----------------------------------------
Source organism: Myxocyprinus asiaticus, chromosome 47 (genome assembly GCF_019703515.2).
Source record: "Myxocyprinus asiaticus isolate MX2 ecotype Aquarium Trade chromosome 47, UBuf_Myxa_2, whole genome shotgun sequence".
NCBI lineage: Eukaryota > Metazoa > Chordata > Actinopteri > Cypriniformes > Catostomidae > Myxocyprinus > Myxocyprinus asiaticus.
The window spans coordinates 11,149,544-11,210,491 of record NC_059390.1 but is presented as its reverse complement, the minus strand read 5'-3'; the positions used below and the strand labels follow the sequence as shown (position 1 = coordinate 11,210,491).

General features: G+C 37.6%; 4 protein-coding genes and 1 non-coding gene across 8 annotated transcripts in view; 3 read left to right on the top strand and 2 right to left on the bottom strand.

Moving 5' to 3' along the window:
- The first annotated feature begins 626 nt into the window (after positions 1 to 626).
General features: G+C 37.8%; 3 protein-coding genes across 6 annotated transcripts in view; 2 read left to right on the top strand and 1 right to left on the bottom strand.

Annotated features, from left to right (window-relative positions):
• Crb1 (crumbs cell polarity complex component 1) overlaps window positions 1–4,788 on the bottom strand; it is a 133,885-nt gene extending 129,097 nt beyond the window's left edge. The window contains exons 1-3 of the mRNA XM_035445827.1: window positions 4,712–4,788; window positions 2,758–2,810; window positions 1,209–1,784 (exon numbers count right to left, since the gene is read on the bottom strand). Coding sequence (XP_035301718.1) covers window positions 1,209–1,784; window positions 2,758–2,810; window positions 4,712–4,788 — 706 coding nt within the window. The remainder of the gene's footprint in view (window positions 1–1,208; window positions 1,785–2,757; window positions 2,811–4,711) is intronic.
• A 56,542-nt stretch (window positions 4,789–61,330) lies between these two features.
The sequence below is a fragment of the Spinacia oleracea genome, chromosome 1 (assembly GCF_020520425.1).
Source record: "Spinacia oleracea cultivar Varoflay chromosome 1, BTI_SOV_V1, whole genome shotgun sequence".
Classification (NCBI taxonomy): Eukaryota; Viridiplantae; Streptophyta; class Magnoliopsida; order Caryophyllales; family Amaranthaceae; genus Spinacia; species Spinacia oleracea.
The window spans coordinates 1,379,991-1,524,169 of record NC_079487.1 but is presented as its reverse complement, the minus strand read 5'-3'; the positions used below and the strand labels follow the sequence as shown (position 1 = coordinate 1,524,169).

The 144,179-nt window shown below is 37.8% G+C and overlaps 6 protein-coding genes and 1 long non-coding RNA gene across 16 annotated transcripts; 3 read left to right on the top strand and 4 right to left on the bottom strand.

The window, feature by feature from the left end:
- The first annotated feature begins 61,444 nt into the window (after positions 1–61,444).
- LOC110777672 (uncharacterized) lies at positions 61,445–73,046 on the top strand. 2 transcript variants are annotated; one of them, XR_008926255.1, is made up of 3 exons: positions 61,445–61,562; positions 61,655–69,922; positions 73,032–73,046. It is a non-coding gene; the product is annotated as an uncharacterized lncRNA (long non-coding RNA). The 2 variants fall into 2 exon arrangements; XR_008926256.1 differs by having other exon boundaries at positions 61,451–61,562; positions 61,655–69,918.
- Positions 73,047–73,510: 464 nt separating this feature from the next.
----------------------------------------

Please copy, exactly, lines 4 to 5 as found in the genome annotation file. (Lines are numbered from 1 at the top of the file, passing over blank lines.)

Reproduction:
The window spans coordinates 11,149,544-11,210,491 of record NC_059390.1 but is presented as its reverse complement, the minus strand read 5'-3'; the positions used below and the strand labels follow the sequence as shown (position 1 = coordinate 11,210,491).

General features: G+C 37.6%; 4 protein-coding genes and 1 non-coding gene across 8 annotated transcripts in view; 3 read left to right on the top strand and 2 right to left on the bottom strand.